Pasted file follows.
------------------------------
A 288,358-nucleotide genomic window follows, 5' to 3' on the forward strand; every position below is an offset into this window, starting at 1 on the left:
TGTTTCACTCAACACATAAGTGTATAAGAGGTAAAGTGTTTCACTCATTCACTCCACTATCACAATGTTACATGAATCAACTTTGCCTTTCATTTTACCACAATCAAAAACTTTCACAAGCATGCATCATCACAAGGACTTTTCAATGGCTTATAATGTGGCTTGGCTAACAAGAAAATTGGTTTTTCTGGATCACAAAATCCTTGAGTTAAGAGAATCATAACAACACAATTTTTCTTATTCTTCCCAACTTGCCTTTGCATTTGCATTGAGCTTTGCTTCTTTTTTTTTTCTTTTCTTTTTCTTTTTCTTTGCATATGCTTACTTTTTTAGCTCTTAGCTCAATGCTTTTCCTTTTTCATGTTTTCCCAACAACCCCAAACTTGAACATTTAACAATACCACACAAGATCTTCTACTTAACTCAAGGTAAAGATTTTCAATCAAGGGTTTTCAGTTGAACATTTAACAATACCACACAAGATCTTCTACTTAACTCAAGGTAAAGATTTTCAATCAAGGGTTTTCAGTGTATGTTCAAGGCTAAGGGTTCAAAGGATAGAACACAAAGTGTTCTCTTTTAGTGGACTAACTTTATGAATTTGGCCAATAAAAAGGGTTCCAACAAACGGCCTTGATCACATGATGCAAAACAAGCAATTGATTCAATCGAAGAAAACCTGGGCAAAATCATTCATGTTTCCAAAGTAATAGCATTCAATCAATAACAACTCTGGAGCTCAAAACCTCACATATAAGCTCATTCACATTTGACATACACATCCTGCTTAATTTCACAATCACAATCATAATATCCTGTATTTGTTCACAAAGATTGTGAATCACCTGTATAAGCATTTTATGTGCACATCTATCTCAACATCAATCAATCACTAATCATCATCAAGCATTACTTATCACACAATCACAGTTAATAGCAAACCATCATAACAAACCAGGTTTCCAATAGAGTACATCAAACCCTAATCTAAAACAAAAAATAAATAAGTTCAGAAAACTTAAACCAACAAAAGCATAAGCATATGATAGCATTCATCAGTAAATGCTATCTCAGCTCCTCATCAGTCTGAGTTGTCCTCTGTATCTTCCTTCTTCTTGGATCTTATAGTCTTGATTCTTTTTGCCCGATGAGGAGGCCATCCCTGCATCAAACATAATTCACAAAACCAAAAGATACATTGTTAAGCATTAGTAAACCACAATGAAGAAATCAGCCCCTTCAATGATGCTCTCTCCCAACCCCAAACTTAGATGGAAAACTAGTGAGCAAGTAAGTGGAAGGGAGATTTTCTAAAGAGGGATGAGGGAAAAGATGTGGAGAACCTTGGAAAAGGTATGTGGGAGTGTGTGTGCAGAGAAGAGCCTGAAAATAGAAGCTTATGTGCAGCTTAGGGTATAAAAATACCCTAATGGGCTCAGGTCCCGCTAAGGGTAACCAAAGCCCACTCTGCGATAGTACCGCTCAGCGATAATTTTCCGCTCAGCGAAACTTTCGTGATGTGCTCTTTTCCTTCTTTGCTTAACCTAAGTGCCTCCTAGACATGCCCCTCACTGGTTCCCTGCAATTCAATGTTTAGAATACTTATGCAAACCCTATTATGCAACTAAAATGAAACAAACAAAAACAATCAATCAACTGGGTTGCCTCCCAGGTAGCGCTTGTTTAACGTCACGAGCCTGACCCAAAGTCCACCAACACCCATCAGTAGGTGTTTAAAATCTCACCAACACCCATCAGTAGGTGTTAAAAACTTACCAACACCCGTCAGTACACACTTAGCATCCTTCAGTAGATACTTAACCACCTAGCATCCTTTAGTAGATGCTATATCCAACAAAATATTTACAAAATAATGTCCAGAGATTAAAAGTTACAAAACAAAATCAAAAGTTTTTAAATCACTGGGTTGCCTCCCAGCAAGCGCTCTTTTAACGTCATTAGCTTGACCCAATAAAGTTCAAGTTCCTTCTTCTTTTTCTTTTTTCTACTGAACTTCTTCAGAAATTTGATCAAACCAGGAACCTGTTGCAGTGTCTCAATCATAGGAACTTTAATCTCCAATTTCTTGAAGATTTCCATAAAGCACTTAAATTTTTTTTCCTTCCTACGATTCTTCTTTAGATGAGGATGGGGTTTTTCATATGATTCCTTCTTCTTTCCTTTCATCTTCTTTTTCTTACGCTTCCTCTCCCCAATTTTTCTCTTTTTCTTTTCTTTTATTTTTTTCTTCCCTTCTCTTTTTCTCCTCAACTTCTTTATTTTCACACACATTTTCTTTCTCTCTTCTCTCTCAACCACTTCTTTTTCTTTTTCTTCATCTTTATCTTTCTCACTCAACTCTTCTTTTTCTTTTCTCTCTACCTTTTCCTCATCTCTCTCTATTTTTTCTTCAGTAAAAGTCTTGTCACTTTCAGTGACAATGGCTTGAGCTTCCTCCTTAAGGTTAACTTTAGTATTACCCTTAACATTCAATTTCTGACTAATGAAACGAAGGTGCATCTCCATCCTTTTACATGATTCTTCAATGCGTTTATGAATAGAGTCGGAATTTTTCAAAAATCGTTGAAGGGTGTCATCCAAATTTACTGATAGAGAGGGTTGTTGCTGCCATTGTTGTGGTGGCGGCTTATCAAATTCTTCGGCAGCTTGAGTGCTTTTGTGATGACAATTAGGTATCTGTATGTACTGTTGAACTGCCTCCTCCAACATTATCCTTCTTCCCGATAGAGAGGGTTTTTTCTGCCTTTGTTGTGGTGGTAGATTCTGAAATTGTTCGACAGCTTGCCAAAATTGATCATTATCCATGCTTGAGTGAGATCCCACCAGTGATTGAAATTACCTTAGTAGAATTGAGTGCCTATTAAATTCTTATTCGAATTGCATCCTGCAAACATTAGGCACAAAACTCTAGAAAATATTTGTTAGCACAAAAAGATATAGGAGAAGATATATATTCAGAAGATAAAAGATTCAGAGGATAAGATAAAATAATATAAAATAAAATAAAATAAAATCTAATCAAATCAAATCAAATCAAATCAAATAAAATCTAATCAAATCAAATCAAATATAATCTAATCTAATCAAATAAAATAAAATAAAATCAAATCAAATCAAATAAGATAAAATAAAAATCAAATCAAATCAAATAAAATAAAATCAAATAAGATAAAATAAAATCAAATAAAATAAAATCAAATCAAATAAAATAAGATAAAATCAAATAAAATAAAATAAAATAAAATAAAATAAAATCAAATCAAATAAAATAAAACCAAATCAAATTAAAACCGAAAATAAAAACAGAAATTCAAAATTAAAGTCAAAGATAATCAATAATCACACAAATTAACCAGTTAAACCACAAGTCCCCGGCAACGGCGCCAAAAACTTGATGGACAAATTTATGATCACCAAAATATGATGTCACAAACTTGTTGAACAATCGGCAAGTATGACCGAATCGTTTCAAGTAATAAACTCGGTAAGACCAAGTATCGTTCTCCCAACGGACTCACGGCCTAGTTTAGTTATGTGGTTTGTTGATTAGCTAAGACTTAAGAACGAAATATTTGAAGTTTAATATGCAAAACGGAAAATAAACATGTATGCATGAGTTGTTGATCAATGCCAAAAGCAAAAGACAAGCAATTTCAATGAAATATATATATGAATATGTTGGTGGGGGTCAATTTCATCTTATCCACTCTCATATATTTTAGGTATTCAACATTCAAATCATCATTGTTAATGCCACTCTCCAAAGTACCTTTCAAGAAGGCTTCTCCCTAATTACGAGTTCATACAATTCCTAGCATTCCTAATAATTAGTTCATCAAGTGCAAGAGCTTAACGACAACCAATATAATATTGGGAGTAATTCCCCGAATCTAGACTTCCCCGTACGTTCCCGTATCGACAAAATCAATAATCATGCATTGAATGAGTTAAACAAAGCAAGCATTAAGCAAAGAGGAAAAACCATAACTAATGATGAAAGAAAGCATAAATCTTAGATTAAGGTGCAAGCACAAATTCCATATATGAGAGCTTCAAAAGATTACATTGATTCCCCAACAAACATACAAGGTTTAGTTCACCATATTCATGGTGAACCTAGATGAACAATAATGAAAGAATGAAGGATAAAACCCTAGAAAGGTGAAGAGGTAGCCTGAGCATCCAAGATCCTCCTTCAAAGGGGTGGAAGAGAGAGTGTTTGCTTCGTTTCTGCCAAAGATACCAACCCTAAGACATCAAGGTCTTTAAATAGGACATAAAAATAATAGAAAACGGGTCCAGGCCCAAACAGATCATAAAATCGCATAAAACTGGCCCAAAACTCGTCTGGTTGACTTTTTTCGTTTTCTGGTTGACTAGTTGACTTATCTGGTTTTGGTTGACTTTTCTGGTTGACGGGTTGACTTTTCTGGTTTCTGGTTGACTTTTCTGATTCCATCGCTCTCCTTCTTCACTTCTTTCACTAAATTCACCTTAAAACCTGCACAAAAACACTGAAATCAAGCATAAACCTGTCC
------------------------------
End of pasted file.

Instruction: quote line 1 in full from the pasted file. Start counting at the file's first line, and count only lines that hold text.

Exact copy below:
A 288,358-nucleotide genomic window follows, 5' to 3' on the forward strand; every position below is an offset into this window, starting at 1 on the left: